Greek housing to use student appeal board


    A new peer discipline board, made up of students from different residence halls across campus, will now hear alcohol appeals from both Greek and non-Greek housing, said an assistant dean of campus life. Before this year, the Residential Living Commission only heard alcohol appeals for non-Greek housing, said Barbara Hawkins, associate director of Residential Living. The commission had three student-representatives from each non-Greek dorm, she said.

    Alcohol violation appeals from Greek housing were heard by one of the assistant deans of Campus Life, James Parker or Shelley Story, Parker said.

    “We wanted to make it a more streamlined process,” Parker said. “It gives people the chance to have a jury of their peers look at their situation.”

    Appeals will be heard by a committee of five to eight students from the peer discipline board, and there will be a residential services staff member present at each meeting, Parker said. An appeal will need a majority vote from the student board to either be overturned or upheld, he said.

    Board members were selected based on their standings with the university and essays submitted with their applications, Parker said. The board consists of 32 students, and there are two members from all but one dorm on campus, he said.

    The only dorm without representation is Brachman Hall because of a lack of applicants, Hawkins said.

    “We tried our best to make it a wide group of students,” Parker said. “We wanted to make it an equal chance for everyone.”

    Parker said the board is not designed to change policy but rather, it is in place to uphold the student code of conduct.

    “I do expect that the students will be fair, and they will make appropriate and necessary decisions,” Parker said.

    Sparkle Greenhaw, a research assistant in the Alcohol and Drug Education Center, said 392 alcohol violations were written last year.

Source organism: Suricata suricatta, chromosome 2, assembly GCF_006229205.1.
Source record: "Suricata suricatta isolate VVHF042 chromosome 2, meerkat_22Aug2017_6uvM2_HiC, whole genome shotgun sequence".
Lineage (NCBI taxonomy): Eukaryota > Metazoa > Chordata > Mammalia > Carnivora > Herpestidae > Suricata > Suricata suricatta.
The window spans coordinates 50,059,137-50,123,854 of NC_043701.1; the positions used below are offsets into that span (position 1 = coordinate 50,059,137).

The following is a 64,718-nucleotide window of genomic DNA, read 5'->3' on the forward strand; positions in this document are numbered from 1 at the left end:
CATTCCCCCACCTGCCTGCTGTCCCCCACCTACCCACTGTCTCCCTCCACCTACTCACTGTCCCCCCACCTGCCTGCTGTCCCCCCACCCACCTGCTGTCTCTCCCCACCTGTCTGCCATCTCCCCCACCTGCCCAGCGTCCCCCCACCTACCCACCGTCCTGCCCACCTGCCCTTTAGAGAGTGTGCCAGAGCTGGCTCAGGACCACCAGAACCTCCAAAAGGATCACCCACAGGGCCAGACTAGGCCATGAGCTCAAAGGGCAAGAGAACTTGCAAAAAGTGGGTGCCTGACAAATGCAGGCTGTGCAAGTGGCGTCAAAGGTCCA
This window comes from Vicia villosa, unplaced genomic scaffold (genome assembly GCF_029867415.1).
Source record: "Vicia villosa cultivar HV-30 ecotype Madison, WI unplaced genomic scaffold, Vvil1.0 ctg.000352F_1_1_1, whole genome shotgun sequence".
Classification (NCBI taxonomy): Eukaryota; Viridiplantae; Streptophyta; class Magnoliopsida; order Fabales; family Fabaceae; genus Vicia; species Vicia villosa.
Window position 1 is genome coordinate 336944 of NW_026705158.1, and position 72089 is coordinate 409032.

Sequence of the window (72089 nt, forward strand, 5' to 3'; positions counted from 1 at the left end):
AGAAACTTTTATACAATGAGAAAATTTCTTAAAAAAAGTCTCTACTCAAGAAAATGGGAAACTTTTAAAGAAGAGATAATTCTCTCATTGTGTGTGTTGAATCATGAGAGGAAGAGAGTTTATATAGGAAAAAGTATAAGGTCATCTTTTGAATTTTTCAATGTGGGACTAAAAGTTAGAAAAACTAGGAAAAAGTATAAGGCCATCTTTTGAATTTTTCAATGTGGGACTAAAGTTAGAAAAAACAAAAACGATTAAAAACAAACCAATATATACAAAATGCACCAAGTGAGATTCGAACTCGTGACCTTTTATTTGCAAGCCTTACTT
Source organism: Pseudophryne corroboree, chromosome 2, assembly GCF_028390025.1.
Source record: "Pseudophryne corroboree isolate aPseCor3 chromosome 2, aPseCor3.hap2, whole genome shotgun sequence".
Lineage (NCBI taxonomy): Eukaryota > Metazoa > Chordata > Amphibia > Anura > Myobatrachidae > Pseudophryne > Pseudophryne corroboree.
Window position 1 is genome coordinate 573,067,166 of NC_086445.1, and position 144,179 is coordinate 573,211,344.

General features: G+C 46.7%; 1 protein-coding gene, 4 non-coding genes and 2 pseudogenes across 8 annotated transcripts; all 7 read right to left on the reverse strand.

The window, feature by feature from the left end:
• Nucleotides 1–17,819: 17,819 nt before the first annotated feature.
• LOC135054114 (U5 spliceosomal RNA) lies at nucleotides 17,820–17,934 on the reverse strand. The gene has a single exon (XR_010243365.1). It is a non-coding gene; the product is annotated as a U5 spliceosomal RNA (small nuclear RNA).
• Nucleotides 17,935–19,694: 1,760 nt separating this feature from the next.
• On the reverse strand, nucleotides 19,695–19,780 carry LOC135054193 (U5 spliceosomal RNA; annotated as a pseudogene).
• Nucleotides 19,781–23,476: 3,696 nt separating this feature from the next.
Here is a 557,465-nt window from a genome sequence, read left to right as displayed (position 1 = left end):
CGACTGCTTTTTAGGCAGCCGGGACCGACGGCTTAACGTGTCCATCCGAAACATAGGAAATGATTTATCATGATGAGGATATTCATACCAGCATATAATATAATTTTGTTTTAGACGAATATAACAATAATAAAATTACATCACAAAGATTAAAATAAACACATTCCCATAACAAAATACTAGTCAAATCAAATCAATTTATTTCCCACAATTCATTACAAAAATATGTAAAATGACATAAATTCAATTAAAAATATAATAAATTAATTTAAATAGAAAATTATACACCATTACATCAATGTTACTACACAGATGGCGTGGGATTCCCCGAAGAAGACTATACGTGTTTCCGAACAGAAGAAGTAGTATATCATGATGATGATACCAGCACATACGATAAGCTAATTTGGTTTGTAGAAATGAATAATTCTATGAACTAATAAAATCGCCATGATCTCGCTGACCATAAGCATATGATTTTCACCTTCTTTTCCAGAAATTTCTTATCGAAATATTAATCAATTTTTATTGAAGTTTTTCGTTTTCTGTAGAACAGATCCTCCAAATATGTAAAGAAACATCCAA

Of those violations, 114 were reviewed for appeal, Hawkins said, though the number of appeals granted last year is not available.

    Many of the violations the board overturned last year were for people who received violations when they did not know their roommates had alcohol in their rooms, said Cameron Dobson, a former member of the Residential Living Commission.

    Dobson, a sophomore business major, will serve on the peer discipline board this year and said he enjoyed his experience last year on the commission.

    Another board member, freshman premajor Caroline Hirsch, said the goal of the board is to get as much information about the situation as possible and to uphold the alcohol policy.

    “That way, all students will be held equally accountable,” Hirsch said. “We’re all a part of the TCU community.”

    Ashley Tondu, a junior fashion merchandising major, said she agrees that the type of alcohol appeal process a student goes through shouldn’t depend on where they live.

    “Having a group of students hear an appeal is better,” said Tondu, a resident of the Zeta Tau Alpha house. “They’d be more understanding than faculty.”

    Parker said he thinks the students on the board are capable of making good decisions.

    “If there is a legitimate reason to grant an appeal, I think an appeal will be granted,” Parker said.